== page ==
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Picture Framing and Art Preservation/matting a signed artists proof print


I am a custom framer and have never had this come up before..The print is a signed/numbered artists proof. The printed area is 21"hx 27"w. The paper has the artists proof # and which copy it is on the left, the artists signature on the right-  which is  common- and I mat the print accordingly, dropping the mat to include all of that- in this case, about an inch . But a celebrity/athlete is the subject of this particular print and has signed the print, as well. The signature is placed in the center of the white area at the bottom- which is fine if the size of the signature was close to the size of the artist's pencil signature. Instead- it is quite large- almost 3 times that of the artist signature- and it's in red sharpie, to boot. When I dropped the mat to accomodate it, it looks awkward and unbalanced. How would you cut the mat? I also tried cutting the mat with a drop down in the center- but it only makes a busy print look even busier. Is there an uncompromising rule to do it one way over the other? any suggestions would be helpful.

Hi Kim,

I'm afraid there isn't one uncompromising rule about this. Design would be a lot easier if there were, but there are only guidelines and sometimes you get great results by breaking the rules.

First, are you showing some white around the image on the top and sides as well as the bottom? If not try doing so to make things more balanced. I'll normally show around 1/4" to 1/2" depending on the overall size, mat reveals and so on. In your case since you need to show much more of the white area on the bottom I would go wider to keep it in proportion.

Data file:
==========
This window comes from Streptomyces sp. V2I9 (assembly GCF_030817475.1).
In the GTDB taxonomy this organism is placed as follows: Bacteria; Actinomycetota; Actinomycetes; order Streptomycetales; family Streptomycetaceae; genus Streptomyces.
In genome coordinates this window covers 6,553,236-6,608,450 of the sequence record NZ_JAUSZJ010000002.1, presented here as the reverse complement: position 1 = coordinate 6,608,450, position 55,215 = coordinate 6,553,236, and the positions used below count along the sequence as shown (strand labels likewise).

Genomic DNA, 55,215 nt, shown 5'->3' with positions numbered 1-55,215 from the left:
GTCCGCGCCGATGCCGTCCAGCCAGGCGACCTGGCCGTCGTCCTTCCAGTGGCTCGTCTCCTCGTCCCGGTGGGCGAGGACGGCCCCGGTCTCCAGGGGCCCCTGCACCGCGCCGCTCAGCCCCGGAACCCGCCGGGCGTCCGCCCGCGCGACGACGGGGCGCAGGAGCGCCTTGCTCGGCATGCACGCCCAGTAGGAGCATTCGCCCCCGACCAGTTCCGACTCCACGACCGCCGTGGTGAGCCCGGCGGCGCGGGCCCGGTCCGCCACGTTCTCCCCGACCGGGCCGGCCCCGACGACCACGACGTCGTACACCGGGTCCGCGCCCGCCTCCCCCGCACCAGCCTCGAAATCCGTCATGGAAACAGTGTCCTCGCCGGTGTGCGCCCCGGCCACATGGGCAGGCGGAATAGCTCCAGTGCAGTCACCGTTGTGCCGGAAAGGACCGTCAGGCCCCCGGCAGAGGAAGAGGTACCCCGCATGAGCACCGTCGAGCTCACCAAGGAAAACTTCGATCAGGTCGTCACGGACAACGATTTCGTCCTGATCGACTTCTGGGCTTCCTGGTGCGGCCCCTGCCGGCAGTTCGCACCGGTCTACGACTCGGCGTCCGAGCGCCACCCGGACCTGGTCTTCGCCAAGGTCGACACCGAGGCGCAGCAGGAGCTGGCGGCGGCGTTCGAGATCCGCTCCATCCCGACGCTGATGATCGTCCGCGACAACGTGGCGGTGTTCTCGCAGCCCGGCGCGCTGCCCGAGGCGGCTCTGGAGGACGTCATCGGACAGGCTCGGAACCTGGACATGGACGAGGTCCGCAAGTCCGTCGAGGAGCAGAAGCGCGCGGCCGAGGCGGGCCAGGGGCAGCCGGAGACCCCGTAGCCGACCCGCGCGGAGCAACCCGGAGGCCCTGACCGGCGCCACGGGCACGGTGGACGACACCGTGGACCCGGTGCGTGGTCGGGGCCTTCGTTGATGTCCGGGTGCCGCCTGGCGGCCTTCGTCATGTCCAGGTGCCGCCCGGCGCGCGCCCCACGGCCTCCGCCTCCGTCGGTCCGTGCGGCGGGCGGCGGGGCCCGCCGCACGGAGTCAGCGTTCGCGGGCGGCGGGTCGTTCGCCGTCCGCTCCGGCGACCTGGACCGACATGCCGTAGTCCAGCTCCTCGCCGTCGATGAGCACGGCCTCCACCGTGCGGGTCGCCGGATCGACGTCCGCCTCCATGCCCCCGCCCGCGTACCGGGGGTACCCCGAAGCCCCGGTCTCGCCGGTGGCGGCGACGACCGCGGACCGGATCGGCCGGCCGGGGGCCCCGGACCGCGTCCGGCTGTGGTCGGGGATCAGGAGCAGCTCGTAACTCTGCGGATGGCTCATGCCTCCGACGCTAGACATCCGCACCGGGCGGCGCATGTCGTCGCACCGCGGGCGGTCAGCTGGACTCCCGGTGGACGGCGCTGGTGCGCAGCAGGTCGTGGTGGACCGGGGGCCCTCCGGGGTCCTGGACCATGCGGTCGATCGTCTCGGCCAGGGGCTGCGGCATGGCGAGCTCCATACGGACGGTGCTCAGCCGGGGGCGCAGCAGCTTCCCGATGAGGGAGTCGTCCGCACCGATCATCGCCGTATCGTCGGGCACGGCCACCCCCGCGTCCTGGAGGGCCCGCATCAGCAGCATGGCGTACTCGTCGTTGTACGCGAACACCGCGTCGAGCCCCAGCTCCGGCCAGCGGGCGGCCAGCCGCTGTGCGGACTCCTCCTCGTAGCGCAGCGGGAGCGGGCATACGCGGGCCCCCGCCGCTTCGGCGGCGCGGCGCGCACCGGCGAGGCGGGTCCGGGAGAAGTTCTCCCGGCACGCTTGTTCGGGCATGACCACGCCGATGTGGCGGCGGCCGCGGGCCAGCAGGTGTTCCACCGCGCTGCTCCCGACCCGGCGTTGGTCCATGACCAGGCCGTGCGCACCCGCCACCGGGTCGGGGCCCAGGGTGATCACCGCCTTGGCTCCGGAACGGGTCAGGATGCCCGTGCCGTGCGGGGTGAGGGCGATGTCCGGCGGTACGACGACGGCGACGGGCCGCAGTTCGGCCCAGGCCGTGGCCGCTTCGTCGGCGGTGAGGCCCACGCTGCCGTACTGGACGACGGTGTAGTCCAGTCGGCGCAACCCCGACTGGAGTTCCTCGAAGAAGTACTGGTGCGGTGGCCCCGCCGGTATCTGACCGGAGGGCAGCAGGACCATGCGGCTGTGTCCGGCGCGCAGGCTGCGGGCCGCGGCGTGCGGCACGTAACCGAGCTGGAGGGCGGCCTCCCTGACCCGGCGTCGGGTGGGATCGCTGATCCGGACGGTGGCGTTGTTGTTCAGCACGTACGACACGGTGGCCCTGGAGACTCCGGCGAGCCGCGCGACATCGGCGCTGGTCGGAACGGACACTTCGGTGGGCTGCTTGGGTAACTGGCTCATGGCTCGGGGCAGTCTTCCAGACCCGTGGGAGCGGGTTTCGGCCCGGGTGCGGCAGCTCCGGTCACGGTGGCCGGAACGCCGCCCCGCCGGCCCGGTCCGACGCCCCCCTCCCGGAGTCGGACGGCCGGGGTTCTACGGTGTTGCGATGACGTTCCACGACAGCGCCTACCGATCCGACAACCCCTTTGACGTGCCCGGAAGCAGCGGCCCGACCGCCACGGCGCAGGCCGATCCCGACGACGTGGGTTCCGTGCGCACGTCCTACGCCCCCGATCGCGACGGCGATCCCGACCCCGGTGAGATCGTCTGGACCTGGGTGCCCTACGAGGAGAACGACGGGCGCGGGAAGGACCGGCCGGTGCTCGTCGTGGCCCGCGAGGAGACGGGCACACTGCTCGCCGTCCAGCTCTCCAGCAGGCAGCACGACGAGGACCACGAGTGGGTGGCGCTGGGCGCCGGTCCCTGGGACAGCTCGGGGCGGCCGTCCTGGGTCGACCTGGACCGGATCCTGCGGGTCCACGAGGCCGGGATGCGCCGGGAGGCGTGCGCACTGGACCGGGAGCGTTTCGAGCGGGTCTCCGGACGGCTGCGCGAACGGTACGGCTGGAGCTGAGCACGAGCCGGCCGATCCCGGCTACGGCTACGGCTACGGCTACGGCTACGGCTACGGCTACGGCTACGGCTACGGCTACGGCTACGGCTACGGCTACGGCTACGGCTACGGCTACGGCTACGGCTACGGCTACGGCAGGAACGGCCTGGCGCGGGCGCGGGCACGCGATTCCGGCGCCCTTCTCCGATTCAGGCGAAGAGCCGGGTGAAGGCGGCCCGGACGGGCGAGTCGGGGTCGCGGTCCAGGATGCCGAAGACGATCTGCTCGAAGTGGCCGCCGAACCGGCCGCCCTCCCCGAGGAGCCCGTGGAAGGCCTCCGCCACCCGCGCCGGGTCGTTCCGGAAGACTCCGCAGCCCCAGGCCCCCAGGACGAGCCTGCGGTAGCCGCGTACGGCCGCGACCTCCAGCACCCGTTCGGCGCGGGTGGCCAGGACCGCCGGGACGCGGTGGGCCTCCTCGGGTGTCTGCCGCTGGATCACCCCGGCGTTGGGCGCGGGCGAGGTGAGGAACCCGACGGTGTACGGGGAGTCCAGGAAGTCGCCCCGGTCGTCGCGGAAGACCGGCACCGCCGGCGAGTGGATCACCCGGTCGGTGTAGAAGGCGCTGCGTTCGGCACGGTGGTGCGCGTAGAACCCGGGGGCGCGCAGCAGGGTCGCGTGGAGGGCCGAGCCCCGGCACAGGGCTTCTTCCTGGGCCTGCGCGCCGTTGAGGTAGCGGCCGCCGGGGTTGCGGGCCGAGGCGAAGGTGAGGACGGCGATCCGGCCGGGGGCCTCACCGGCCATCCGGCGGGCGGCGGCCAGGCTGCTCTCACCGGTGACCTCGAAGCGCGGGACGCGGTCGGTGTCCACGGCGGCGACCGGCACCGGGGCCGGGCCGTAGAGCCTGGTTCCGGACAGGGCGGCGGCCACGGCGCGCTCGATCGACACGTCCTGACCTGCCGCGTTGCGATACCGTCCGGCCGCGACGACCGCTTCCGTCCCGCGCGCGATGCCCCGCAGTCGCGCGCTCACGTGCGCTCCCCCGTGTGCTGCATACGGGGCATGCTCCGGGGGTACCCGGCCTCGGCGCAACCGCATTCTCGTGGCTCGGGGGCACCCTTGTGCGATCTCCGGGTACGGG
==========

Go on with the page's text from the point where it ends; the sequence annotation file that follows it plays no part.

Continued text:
I would have been tempted to try the drop-down opening too, but those usually end up looking busy, as you mentioned. To balance things out a bit try bottom weighting the mat and make sure your overall mat width is fairly generous. A narrow mat along with everything else would look very awkward.

I'm sorry there's not an ideal solution, but this is one of those times where we just have to work with what we're given.

Picture Framing and Art Preservation

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David Lantrip, MCPF, GCF


I can answer questions about all aspects of framing, with special emphasis on preservation framing. Categories of artwork include works of art on paper, needlework, textiles, paintings on canvas and three-dimensional objects. Components of framing includes frames, glass/glazing, mats, mounting, their features and how to select them.


I have been a professional picture framer and educator in the field since 1994, including framing education for a major franchisor encompassing three brands and the Professional Picture Framers Association, and writing and teaching for DECOR Magazine.

Professional Picture Framers Association (PPFA) > Board member, PPFA > Member, Certification Board > Member, Chapter relations Committee National Society, Sons of the American Revolution (NSSAR)

DECOR Magazine, 2005 - 2010 PPFA For Members Only newsletter Member of the PPFA Guidelines task force, assisted in writing PPFA Guidelines for Framing Works of Art on Paper and PPFA Guidelines for Framing Works of Art on Canvas, and PPFA Guidelines for Framing Textiles and Needlework. Picture Framing Magazine, 2012

Georgia State University, many classes as a student and educator through the Professional Picture Framers Association and DECOR Magazine. Current member of the PPFA guidelines task force and certification board.

Awards and Honors
Earned Certified Picture Framer (CPF) designation in 1996, Master Certified Picture Framer (MCPF) designation in 2004 and Guild Commended Framer (GCF) status in 2008.

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